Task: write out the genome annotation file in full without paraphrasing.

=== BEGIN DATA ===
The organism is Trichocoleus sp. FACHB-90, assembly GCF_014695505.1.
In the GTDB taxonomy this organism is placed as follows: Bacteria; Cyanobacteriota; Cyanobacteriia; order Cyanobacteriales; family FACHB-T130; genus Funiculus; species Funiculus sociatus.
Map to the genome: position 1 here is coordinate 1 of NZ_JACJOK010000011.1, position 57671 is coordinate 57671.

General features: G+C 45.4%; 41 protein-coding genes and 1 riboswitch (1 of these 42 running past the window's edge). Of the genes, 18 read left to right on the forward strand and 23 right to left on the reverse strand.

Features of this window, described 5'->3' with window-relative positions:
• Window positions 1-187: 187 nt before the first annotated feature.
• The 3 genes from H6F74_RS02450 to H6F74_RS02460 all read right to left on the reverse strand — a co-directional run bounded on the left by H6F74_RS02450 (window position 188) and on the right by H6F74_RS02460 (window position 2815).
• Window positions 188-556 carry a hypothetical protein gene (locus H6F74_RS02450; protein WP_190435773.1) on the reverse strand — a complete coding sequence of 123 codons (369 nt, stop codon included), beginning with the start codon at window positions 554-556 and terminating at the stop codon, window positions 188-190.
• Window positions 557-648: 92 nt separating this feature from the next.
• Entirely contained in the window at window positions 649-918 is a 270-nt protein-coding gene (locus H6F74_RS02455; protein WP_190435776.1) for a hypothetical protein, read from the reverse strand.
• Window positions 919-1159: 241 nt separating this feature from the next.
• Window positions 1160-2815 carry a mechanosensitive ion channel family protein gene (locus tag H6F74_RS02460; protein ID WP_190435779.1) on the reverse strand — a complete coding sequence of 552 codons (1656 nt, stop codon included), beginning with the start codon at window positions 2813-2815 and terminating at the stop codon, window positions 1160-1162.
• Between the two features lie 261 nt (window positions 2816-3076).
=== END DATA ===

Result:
The organism is Trichocoleus sp. FACHB-90, assembly GCF_014695505.1.
In the GTDB taxonomy this organism is placed as follows: Bacteria; Cyanobacteriota; Cyanobacteriia; order Cyanobacteriales; family FACHB-T130; genus Funiculus; species Funiculus sociatus.
Map to the genome: position 1 here is coordinate 1 of NZ_JACJOK010000011.1, position 57671 is coordinate 57671.

General features: G+C 45.4%; 41 protein-coding genes and 1 riboswitch (1 of these 42 running past the window's edge). Of the genes, 18 read left to right on the forward strand and 23 right to left on the reverse strand.

Features of this window, described 5'->3' with window-relative positions:
• Window positions 1-187: 187 nt before the first annotated feature.
• The 3 genes from H6F74_RS02450 to H6F74_RS02460 all read right to left on the reverse strand — a co-directional run bounded on the left by H6F74_RS02450 (window position 188) and on the right by H6F74_RS02460 (window position 2815).
• Window positions 188-556 carry a hypothetical protein gene (locus H6F74_RS02450; protein WP_190435773.1) on the reverse strand — a complete coding sequence of 123 codons (369 nt, stop codon included), beginning with the start codon at window positions 554-556 and terminating at the stop codon, window positions 188-190.
• Window positions 557-648: 92 nt separating this feature from the next.
• Entirely contained in the window at window positions 649-918 is a 270-nt protein-coding gene (locus H6F74_RS02455; protein WP_190435776.1) for a hypothetical protein, read from the reverse strand.
• Window positions 919-1159: 241 nt separating this feature from the next.
• Window positions 1160-2815 carry a mechanosensitive ion channel family protein gene (locus tag H6F74_RS02460; protein ID WP_190435779.1) on the reverse strand — a complete coding sequence of 552 codons (1656 nt, stop codon included), beginning with the start codon at window positions 2813-2815 and terminating at the stop codon, window positions 1160-1162.
• Between the two features lie 261 nt (window positions 2816-3076).